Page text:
Family systems therapy is a form of psychotherapy that helps individuals resolve their problems in the context of their family units, where many issues are likely to begin. Each family member works together with others to better understand their group dynamic and how their individual actions affect each other and the family unit as a whole. One of the most important premises of family systems therapy is that what happens to one member of a family happens to everyone in the family.
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When It’s Used
Many psychological issues begin early in life and stem from relationships within the family of origin, or the family one grows up in, even though these issues often surface later on in life. Families in conflict, as well as couples and individuals with issues and concerns related to their families of origin, can benefit from family systems therapy. This treatment approach can be helpful for such mental health conditions as depression, bipolar disorder, anxiety, personality disorders, addiction, and food-related disorders. Family systems therapy has also been shown to help individuals and family members better control and cope with physical disabilities and disorders.
What to Expect
During family systems therapy, the family works individually and together to resolve a problem that directly affects one or more family members. Each family member has the opportunity to express their thoughts and feelings about how they are affected. Together, the family works to help the individual in distress and to help relieve the strain on the family. Family members explore their individual roles within the family, learn how to switch roles, if necessary, and learn ways to support and help each other with the goal of restoring family relationships and rebuilding a healthy family system.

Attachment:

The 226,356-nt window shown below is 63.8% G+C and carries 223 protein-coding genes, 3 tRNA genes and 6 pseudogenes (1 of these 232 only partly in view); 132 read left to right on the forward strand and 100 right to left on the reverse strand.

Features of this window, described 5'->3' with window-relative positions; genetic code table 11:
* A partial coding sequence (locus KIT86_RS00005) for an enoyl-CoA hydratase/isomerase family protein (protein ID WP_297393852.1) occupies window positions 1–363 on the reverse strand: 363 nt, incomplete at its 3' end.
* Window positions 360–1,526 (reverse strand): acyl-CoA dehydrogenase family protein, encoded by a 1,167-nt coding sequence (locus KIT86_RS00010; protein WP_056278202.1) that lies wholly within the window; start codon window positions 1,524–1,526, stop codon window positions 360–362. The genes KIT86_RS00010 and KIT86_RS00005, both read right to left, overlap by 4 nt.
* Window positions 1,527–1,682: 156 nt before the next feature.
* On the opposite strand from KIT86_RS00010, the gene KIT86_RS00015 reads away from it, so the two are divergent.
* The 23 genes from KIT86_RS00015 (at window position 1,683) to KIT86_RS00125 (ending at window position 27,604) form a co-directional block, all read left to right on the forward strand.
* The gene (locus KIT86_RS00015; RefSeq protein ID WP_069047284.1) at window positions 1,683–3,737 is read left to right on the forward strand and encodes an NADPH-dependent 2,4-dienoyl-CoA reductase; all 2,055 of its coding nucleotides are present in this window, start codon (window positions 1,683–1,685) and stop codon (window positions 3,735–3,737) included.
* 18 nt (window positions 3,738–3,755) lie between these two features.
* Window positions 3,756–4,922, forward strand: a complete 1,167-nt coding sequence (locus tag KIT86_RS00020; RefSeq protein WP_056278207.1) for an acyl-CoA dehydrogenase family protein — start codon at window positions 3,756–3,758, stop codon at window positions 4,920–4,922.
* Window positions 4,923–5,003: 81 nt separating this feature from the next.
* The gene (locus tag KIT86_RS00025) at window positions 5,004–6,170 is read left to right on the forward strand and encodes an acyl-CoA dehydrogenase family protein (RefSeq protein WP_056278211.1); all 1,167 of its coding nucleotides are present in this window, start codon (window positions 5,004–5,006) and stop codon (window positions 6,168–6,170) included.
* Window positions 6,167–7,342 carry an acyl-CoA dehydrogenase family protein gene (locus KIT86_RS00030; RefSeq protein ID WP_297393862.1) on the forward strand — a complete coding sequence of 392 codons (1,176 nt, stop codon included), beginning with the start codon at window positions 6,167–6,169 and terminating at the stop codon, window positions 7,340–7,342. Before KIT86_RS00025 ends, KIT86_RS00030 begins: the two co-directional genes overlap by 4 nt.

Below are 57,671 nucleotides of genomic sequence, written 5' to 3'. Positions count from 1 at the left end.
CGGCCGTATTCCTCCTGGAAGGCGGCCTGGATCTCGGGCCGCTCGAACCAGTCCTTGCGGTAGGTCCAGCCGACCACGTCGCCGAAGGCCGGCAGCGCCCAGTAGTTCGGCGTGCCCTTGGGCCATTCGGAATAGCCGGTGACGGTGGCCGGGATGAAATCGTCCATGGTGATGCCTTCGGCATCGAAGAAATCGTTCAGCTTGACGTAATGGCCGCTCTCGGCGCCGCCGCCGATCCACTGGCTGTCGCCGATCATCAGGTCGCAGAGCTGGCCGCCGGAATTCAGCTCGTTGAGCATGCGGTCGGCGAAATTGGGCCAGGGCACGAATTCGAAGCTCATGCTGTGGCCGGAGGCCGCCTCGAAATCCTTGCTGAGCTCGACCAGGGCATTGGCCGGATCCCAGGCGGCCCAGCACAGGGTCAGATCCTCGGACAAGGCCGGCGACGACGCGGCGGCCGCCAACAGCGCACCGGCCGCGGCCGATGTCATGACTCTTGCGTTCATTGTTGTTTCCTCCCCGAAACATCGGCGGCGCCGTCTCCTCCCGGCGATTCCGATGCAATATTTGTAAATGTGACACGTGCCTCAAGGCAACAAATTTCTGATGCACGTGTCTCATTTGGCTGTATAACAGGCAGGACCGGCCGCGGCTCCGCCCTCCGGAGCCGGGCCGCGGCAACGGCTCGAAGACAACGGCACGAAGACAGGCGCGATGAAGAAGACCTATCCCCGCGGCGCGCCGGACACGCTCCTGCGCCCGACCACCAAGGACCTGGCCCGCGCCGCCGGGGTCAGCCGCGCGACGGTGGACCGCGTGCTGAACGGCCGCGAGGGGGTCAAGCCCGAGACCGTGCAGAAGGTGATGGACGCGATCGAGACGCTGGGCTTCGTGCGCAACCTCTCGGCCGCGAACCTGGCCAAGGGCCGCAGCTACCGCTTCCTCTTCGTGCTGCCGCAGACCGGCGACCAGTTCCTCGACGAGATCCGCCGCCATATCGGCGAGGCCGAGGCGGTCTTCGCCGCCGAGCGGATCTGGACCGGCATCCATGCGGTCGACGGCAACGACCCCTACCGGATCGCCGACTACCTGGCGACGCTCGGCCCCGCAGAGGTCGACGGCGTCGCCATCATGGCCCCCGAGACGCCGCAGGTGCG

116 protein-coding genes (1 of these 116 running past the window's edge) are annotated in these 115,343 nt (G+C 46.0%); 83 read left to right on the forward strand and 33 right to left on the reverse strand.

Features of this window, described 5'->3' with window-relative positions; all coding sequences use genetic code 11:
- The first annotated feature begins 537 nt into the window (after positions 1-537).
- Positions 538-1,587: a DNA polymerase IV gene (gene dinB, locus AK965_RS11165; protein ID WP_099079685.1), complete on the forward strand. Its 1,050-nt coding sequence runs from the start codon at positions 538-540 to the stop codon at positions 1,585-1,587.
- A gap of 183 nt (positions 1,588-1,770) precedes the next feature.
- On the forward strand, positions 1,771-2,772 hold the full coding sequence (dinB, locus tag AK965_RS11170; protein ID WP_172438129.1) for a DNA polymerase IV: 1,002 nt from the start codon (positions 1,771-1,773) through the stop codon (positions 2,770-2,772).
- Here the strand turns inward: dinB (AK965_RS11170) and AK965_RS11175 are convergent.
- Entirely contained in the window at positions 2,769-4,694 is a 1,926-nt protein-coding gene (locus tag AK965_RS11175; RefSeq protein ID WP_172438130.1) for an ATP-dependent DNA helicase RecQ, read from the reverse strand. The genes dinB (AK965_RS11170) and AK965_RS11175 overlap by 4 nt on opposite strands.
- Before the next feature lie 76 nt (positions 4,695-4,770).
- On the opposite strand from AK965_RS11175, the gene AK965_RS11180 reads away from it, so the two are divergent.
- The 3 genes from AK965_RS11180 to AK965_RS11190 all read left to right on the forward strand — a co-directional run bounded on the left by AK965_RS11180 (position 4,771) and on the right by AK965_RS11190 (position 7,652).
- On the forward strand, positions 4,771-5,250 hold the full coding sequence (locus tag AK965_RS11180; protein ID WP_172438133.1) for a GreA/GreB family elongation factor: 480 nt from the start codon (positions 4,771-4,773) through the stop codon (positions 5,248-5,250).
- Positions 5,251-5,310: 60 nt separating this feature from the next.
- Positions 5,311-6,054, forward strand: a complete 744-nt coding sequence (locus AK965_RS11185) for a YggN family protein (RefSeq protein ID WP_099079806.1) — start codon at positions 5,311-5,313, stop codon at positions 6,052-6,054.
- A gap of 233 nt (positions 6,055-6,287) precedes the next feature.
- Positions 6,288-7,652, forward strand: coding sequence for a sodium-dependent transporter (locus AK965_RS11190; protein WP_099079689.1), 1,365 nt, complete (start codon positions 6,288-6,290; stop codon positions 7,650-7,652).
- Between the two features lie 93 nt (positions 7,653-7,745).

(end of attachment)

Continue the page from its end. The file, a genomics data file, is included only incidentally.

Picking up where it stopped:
How It Works
American psychiatrist Murray Bowen began to develop his family systems theory in the mid-1950s while working as a psychiatrist at the National Institute of Mental Health. Based on his knowledge of family patterns and systems theory, which looks at the parts of a system (such as individual family members) in relationship to the whole (the family), Bowen believed that the personalities, emotions, and behaviors of grown individuals are a result of their birth order, their role within their family of origin and the coping mechanisms they have developed for dealing with emotional family issues. To understand the family system, the family must be viewed as a whole, and that what defines a family is more than the people who make it up but also how they interact with each other to create a unique family dynamic.
What to Look for in a Family Systems Therapist
Look for a licensed, experienced mental health professional with a background and understanding of family systems and dysfunctional family patterns, such as power struggles and communication problems. In addition to finding someone with the appropriate educational background and relevant experience, look for a therapist with whom you and your family feel comfortable working on personal and family issues.
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Brown J. Bowen. Family Systems Theory and Practice: Illustration and Critique. The Family Systems Institute.
Brief Interventions and Brief Therapies for Substance Abuse. Chapter 8—Brief Family Therapy. Center for Substance Abuse Treatment. Rockville, MD. Substance Abuse and Mental Health Services Administration(US); 1999.
Article originated from https://www.psychologytoday.com/us/therapy-types/family-systems-therapy